Q: Are drugstore “cheaters” as good as prescription readers?
Cleveland Clinic is a non-profit academic medical center. Advertising on our site helps support our mission. We do not endorse non-Cleveland Clinic products or services. Policy
For the vast majority of people, buying over-the-counter (OTC) readers will not be a problem as long as they exactly match the power of the prescription. For instance, if your doctor recommends +2.00 in each eye, then purchasing OTC readers of the same power should generally suffice.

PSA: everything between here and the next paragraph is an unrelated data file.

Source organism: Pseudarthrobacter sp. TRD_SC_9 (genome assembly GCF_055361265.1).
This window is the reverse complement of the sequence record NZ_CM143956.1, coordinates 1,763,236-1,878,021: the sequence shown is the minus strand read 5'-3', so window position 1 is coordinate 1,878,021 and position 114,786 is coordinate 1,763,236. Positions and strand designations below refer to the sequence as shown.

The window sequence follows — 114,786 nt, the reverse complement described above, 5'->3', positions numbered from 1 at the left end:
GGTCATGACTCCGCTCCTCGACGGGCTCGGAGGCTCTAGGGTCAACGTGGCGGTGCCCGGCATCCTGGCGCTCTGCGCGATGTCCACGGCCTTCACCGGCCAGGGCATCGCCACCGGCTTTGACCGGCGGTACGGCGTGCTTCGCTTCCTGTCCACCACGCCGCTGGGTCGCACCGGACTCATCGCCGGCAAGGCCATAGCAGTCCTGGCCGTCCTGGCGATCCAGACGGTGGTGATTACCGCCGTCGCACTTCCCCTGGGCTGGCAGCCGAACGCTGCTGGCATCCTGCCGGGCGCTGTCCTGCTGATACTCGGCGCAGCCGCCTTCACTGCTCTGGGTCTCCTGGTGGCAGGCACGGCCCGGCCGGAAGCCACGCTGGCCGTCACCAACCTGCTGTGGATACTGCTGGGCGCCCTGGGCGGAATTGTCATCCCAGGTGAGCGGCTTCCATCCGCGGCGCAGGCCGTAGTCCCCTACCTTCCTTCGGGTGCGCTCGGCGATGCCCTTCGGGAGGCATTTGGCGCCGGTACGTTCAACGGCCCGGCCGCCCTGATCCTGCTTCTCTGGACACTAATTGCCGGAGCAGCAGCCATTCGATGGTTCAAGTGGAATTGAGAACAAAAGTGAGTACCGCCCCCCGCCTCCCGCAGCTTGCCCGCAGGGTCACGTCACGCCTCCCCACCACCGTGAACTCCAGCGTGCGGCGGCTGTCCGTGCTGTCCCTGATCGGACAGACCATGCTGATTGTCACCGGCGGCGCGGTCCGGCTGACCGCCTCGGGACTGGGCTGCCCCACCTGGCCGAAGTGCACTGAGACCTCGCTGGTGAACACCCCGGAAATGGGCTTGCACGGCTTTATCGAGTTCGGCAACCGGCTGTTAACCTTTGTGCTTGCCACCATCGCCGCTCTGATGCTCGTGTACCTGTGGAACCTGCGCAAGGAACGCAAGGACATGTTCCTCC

The quality of the lenses and materials of mass-produced readers are usually inferior to those of privately manufactured glasses. However, many people accept this compromise because of their low cost.
With that said, there are exceptions. In rare cases, when the distance between pupils is very small or very wide, the lenses in OTC readers can cause eye strain or double vision.
If you’re experiencing these symptoms with OTC readers, it’s best to replace them with a proper pair of prescription glasses.
—Optometrist Robert A Engel, OD